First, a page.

The Phase III JAVELIN Renal 101 study evaluated the combination of Bavencio +Inlyta compared to Sutent in 886 patients with previously untreated advanced RCC. The initial trial results have demonstrated that the twice as many individuals treated with the combination responded to treatment (51% vs 25%) and the combination significantly extended the average time to cancer progression by more than five months. Longer term follow up confirmed the benefit leading to FDA approval of the drug combination: it lowered the risk of disease progression or death by 31% and extended progression-free survival by 5.4 months.
The most common reported side effects were diarrhea, fatigue, hypertension, musculoskeletal pain, nausea, mucositis, palmar-plantar erythrodysesthesia, decreased appetite, hypothyroidism, rash, hepatotoxicity, cough, dyspnea, abdominal pain and headache.
Keytruda has also been successfully combined with the Inlyta to improve the initial treatment of advanced renal cell cancer.
Doctors will continue to evaluate the best way to use checkpoint inhibitors for the management of renal cell carcinoma. There are several checkpoint inhibitor drugs available or in development.
- Keytruda® (pembrolizumab)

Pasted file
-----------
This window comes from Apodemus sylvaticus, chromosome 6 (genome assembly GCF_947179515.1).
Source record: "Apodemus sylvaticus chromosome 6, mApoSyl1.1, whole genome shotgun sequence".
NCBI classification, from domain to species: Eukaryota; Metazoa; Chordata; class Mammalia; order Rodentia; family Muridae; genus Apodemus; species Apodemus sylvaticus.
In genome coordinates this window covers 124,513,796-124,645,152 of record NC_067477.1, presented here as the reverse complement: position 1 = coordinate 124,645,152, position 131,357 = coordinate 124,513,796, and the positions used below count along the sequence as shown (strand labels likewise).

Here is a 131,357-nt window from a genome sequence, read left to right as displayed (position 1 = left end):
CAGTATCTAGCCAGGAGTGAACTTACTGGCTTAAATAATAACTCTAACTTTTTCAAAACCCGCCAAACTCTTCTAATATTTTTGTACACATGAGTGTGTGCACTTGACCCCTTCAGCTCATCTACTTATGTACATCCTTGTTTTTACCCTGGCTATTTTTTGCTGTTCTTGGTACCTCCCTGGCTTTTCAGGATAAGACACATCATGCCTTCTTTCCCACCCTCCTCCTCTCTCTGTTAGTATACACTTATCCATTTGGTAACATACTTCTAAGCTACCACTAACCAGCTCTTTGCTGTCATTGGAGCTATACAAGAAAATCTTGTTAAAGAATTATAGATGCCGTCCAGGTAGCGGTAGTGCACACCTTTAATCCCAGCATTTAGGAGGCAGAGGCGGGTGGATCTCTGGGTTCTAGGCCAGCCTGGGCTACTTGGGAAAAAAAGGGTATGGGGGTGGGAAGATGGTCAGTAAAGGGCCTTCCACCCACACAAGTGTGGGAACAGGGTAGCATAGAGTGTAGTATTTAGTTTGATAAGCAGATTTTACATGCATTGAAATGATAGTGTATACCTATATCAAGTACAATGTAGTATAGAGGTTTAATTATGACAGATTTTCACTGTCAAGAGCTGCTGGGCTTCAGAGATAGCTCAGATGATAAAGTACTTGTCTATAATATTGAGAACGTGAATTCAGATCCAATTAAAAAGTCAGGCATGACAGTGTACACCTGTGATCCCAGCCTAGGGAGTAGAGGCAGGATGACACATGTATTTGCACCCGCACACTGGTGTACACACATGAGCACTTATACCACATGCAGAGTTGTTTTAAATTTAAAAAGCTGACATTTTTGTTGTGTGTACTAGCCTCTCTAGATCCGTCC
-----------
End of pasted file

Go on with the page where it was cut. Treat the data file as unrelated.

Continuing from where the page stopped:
- Opdivo (nivolumab)
- Imfinzi (durvalumab)
- Tecentriq® (atezolizumab)
- Bavencio® (avelumab)
Results of Keynote 426: Keytruda + Inlyta
At a median follow-up of 12.8 months, a comparison of patients receiving Keytruda + Inlyta compared to Sutent in the treatment of advanced renal cell carcinoma demonstrated that;· The combination therapy was associated with a 47% reduction in the risk of death compared with Sutent. · The 12-month overall survival rate was 90% in the combination group vs 78% in the Sutent group. · Combination patients lived a median of 15.1 months without disease progression vs. 11.1 months with Sutent.· Serious treatment-related side effects were seen in 63% of people on the combination therapy compared to 58.% who received Sutent. The initial results from the JAVELIN clinical study evaluating Bavencio® (avelumab) in combination with Inlyta® compared to Sutent® as initial therapy for patients with advanced renal cell carcinoma have also been released and the study shows a statistically significant improvement in progression-free survival (PFS) for all patients treated with the combination. Tull results of the clinical trial will be updated at a major medical meeting in the near future.
- National Cancer Institute: SEER Stat Fact Sheets: Kidney and renal pelvis. Available from: http://seer.cancer.gov/statfacts/html/kidrp.html. Accessed July 2018.
- Ljungberg B, Campbell S and Cho H. The Epidemiology of Renal Cell Carcinoma. Eur Urol. 2011;60:615-621.
- American Cancer Society. What is kidney cancer? Available from: https://www.cancer.org/cancer/kidney-cancer/about.html. Accessed July 2018.
- Escudier B, Porta C, Schmidinger M et al Renal cell carcinoma: ESMO clinical practice guidelines for diagnosis, treatment and follow-up. Annal Oncol. 2014; 25(Suppl3):iii49-iii56.
- World Cancer Research Fund International: Kidney cancer statistics. Available from: http://www.wcrf.org/int/cancer-facts-figures/data-specific-cancers/kidne.... Accessed July 2018.